Research Projects for Summer 2016

This link is to a page of opportunities outside the CS department... .

Please apply by Jan. 31, 2016    via the Apply link at left...

Project titles/advisors

A title/advisor overview of the projects described on this page and in our application:

  • Computational Biology: from Darwin to DP   [Hadas/Wu]
  • What Makes You Different from Me, and What Does It Mean about Evolution?   [Wu]
  • Computer Science Teaching Tips   [Lewis]
  • Dream Journal   [Lewis]
  • Summer start-up   [Lewis]
  • Distributed Computational Geometry Algorithms   [Amelang]
  • DreamWorks' OpenVDB algorithms on Manycore Architectures   [Amelang]
  • Trace Repository   [Kuenning]
  • Dynamically Optimizing Disk Layouts   [Kuenning]
  • Text Simplification   [Medero]
  • Active Transportation   [Medero]
  • Query Processing with the Crowd   [Trushkowsky]
  • PaWPal: Productivity and Wellness Pal   [Boerkoel]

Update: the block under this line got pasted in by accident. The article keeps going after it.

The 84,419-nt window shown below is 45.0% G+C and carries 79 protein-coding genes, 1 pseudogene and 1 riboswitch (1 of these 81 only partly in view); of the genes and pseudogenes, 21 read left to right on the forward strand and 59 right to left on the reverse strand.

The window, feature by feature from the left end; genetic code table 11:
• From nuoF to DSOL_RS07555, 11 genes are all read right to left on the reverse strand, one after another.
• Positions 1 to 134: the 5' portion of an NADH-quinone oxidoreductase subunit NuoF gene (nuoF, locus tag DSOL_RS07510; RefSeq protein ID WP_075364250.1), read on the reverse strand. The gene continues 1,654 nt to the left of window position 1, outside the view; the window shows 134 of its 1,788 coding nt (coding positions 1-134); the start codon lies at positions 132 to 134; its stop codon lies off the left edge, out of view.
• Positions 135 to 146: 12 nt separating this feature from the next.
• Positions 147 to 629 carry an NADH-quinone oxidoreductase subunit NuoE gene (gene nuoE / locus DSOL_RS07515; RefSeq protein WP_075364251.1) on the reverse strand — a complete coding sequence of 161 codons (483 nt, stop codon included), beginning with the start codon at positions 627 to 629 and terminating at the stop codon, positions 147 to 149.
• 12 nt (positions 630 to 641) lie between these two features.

• Robot Brunch   [Boerkoel]
  • Summer Staff   [CS Staff]
  • Intelligent Music Software   [Keller]
  • Robot Mapping   [Dodds]
  • MyCS: Middle-years Computer Science   [Dodds]
  • Interactive Physics Diagrams   [Wiedermann]
  • Vice-chancellor of Fun positions   [Wiedermann/Dodds]

Project Descriptions

Computational Biology: From Darwin to Dynamic Programming

Darwin posited in the "Origin of Species" that two species - such as flowers and the bees that pollinate them - might evolve in tandem for the mutual benefit of both species. Darwin's speculations on "coevolution" of species have been validated by recent advances in computational biology. In particular, our group and others have developed algorithmic methods - many of them using dynamic programming - for understanding the most likely scenarios by which a pair of species coevolved.

These same methods can be used for the related problem of understanding the relationships between species and their genes. In some cases, species acquire genes by "transfers" from other species. And, genes can duplicate and then one copy can independently evolve new function. In short, genes and species have relationships that look - in many ways - like the relations between pairs of species like flowers and bees.